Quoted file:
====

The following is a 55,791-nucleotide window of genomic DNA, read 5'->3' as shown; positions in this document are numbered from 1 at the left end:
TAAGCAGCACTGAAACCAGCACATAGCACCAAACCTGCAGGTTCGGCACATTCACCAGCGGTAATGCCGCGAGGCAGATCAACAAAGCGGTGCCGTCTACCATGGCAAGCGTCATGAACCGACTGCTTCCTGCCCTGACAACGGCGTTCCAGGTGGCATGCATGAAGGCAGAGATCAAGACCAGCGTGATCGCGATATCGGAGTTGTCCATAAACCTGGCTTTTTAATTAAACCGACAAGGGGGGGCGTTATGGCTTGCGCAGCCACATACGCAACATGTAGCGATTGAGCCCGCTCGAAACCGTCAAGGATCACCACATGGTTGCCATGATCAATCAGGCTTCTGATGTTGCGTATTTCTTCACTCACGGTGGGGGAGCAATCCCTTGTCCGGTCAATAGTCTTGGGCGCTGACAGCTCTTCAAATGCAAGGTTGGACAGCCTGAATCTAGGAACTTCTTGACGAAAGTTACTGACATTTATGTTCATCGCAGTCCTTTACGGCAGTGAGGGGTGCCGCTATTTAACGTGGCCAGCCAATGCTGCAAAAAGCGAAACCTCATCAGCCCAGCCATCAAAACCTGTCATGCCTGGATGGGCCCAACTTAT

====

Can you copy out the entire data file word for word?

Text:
The following is a 55,791-nucleotide window of genomic DNA, read 5'->3' as shown; positions in this document are numbered from 1 at the left end:
TAAGCAGCACTGAAACCAGCACATAGCACCAAACCTGCAGGTTCGGCACATTCACCAGCGGTAATGCCGCGAGGCAGATCAACAAAGCGGTGCCGTCTACCATGGCAAGCGTCATGAACCGACTGCTTCCTGCCCTGACAACGGCGTTCCAGGTGGCATGCATGAAGGCAGAGATCAAGACCAGCGTGATCGCGATATCGGAGTTGTCCATAAACCTGGCTTTTTAATTAAACCGACAAGGGGGGGCGTTATGGCTTGCGCAGCCACATACGCAACATGTAGCGATTGAGCCCGCTCGAAACCGTCAAGGATCACCACATGGTTGCCATGATCAATCAGGCTTCTGATGTTGCGTATTTCTTCACTCACGGTGGGGGAGCAATCCCTTGTCCGGTCAATAGTCTTGGGCGCTGACAGCTCTTCAAATGCAAGGTTGGACAGCCTGAATCTAGGAACTTCTTGACGAAAGTTACTGACATTTATGTTCATCGCAGTCCTTTACGGCAGTGAGGGGTGCCGCTATTTAACGTGGCCAGCCAATGCTGCAAAAAGCGAAACCTCATCAGCCCAGCCATCAAAACCTGTCATGCCTGGATGGGCCCAACTTAT